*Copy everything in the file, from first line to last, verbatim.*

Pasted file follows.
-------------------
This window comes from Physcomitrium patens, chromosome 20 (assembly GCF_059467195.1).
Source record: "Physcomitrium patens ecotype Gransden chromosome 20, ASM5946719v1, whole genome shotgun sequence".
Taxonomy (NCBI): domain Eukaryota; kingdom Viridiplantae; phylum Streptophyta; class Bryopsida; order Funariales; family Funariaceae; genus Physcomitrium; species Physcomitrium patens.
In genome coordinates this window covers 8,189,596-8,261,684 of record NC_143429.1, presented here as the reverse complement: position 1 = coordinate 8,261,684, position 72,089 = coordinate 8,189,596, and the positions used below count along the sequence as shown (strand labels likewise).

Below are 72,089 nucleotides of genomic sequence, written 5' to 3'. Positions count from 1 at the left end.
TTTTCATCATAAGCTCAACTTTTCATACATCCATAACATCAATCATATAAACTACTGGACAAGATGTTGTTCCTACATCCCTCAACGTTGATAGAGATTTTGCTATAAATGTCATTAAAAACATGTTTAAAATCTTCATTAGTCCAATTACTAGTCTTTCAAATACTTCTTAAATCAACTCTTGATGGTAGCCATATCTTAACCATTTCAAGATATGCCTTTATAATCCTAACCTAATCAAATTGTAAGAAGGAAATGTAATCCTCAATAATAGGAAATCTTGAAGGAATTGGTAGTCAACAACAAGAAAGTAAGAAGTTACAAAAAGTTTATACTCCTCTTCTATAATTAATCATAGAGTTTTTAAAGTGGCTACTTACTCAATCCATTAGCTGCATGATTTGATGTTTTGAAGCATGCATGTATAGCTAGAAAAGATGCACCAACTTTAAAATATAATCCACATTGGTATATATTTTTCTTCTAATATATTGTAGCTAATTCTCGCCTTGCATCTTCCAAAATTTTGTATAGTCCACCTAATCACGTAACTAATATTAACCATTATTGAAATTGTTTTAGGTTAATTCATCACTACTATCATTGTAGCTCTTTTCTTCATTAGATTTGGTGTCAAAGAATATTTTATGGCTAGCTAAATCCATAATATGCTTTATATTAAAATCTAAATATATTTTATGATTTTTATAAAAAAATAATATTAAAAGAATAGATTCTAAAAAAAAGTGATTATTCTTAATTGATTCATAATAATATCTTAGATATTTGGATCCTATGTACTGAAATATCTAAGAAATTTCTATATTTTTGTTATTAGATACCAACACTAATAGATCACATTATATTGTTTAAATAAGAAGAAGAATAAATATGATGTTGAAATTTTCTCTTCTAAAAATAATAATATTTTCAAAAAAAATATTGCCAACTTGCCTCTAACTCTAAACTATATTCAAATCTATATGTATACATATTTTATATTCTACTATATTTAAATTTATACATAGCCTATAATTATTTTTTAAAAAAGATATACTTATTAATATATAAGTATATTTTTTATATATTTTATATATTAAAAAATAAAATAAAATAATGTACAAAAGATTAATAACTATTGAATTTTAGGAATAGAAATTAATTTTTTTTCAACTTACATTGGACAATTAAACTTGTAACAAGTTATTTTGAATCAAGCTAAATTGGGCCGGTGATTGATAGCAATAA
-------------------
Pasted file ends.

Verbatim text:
This window comes from Physcomitrium patens, chromosome 20 (assembly GCF_059467195.1).
Source record: "Physcomitrium patens ecotype Gransden chromosome 20, ASM5946719v1, whole genome shotgun sequence".
Taxonomy (NCBI): domain Eukaryota; kingdom Viridiplantae; phylum Streptophyta; class Bryopsida; order Funariales; family Funariaceae; genus Physcomitrium; species Physcomitrium patens.
In genome coordinates this window covers 8,189,596-8,261,684 of record NC_143429.1, presented here as the reverse complement: position 1 = coordinate 8,261,684, position 72,089 = coordinate 8,189,596, and the positions used below count along the sequence as shown (strand labels likewise).

Below are 72,089 nucleotides of genomic sequence, written 5' to 3'. Positions count from 1 at the left end.
TTTTCATCATAAGCTCAACTTTTCATACATCCATAACATCAATCATATAAACTACTGGACAAGATGTTGTTCCTACATCCCTCAACGTTGATAGAGATTTTGCTATAAATGTCATTAAAAACATGTTTAAAATCTTCATTAGTCCAATTACTAGTCTTTCAAATACTTCTTAAATCAACTCTTGATGGTAGCCATATCTTAACCATTTCAAGATATGCCTTTATAATCCTAACCTAATCAAATTGTAAGAAGGAAATGTAATCCTCAATAATAGGAAATCTTGAAGGAATTGGTAGTCAACAACAAGAAAGTAAGAAGTTACAAAAAGTTTATACTCCTCTTCTATAATTAATCATAGAGTTTTTAAAGTGGCTACTTACTCAATCCATTAGCTGCATGATTTGATGTTTTGAAGCATGCATGTATAGCTAGAAAAGATGCACCAACTTTAAAATATAATCCACATTGGTATATATTTTTCTTCTAATATATTGTAGCTAATTCTCGCCTTGCATCTTCCAAAATTTTGTATAGTCCACCTAATCACGTAACTAATATTAACCATTATTGAAATTGTTTTAGGTTAATTCATCACTACTATCATTGTAGCTCTTTTCTTCATTAGATTTGGTGTCAAAGAATATTTTATGGCTAGCTAAATCCATAATATGCTTTATATTAAAATCTAAATATATTTTATGATTTTTATAAAAAAATAATATTAAAAGAATAGATTCTAAAAAAAAGTGATTATTCTTAATTGATTCATAATAATATCTTAGATATTTGGATCCTATGTACTGAAATATCTAAGAAATTTCTATATTTTTGTTATTAGATACCAACACTAATAGATCACATTATATTGTTTAAATAAGAAGAAGAATAAATATGATGTTGAAATTTTCTCTTCTAAAAATAATAATATTTTCAAAAAAAATATTGCCAACTTGCCTCTAACTCTAAACTATATTCAAATCTATATGTATACATATTTTATATTCTACTATATTTAAATTTATACATAGCCTATAATTATTTTTTAAAAAAGATATACTTATTAATATATAAGTATATTTTTTATATATTTTATATATTAAAAAATAAAATAAAATAATGTACAAAAGATTAATAACTATTGAATTTTAGGAATAGAAATTAATTTTTTTTCAACTTACATTGGACAATTAAACTTGTAACAAGTTATTTTGAATCAAGCTAAATTGGGCCGGTGATTGATAGCAATAA